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Tom7227

can't get the bandsaw to cut straight

Question

Tom7227

I have a Grizzly GO555 and I put a new 1/8 inch blade on it. I am cutting decoy blanks out of basswood that is about 4 1/2 inches thick. The bottom cut is off by about 1/8 inch. I tightened the tension and it was still happening. I am cutting about as slow as I can.

Suggestions on what I might be doing wrong?

Thanks for your time.

Tom

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Gordie

Can you adjust the top or bottom guide rollers?

Sometimes the guide rollers look in place but when pressure is on them they move a bit.

I have a craftsmen band saw that doesnt always like to keep it vertical postion spot and I always have to adjust the stop for that too.

Its a turn crank that seems to loosen up due to vibration and like I said I have to recalibrate it everytime I use it.

Just something I have become a custom to.

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CAMAN

Is the table square to the blade?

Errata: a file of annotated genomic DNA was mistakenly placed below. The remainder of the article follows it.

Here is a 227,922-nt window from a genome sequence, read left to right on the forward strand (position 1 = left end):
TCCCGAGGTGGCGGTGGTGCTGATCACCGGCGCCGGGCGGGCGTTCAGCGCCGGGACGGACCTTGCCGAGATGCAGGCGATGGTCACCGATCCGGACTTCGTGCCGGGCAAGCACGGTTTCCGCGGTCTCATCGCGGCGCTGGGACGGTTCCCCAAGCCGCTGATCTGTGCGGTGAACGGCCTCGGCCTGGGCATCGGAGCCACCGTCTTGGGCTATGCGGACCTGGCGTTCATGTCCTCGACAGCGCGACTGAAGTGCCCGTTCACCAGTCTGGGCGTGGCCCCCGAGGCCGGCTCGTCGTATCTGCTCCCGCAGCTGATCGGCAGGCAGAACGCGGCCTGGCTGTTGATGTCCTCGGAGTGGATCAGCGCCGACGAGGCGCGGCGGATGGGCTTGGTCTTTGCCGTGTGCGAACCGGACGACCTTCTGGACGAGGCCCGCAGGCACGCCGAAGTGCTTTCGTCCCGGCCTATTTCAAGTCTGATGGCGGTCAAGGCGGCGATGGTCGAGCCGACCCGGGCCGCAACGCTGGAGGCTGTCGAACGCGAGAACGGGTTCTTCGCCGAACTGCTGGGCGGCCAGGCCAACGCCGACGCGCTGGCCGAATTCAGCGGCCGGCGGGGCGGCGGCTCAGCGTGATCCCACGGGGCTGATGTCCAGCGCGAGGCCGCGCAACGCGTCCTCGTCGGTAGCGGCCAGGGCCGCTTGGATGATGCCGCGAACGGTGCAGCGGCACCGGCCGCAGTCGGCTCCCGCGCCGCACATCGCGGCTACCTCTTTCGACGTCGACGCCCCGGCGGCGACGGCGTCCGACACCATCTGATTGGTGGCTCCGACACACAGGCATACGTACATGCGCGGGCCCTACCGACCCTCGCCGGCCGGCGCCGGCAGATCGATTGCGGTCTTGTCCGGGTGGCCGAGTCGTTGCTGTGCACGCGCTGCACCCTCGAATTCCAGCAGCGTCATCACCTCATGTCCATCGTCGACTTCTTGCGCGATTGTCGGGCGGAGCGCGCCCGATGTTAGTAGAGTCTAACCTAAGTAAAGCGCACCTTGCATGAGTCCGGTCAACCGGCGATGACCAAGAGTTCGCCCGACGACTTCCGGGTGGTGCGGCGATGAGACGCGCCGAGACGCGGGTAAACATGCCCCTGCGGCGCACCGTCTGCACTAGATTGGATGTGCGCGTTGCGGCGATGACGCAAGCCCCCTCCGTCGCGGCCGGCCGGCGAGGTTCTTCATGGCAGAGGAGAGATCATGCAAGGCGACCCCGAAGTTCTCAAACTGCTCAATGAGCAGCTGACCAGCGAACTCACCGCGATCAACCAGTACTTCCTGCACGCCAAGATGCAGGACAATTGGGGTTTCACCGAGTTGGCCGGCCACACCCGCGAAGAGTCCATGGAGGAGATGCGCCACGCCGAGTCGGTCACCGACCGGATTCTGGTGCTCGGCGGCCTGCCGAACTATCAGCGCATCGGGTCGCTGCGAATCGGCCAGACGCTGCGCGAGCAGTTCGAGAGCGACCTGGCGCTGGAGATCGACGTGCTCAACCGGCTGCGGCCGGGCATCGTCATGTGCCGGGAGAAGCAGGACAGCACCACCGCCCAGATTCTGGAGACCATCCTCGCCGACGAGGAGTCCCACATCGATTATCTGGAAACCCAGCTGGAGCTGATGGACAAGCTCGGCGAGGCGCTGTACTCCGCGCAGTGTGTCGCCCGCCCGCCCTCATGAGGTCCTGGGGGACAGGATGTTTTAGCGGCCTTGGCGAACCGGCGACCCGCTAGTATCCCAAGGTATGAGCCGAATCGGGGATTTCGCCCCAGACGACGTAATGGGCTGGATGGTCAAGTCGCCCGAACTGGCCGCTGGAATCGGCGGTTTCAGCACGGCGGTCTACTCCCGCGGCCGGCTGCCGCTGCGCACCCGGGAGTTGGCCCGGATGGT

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mn_bowhunter

Narrow blades are more likely to wander than wider blades. At 4 1/2" cut depth you are asking quite a bit of that little blade wanting it to stay plumb. If I had to guess I'd say the teeth on one side are sharper or out from center more causing it to pull. Can you use a wider blade like 1/4"? Some ability to do tight curves will be limited but it will be less likely to wander. If it worked fine before the blade change and you set it up the same I'd assume the blade you put on has a defect.

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Gissert

I have the same saw(I love it), and the 1/8 blades will cut like that in stock that thick, more so on curves.

If you have a spindle sander, can you cut the pattern a little oversize, then square up the sides on the spindle?

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Tom7227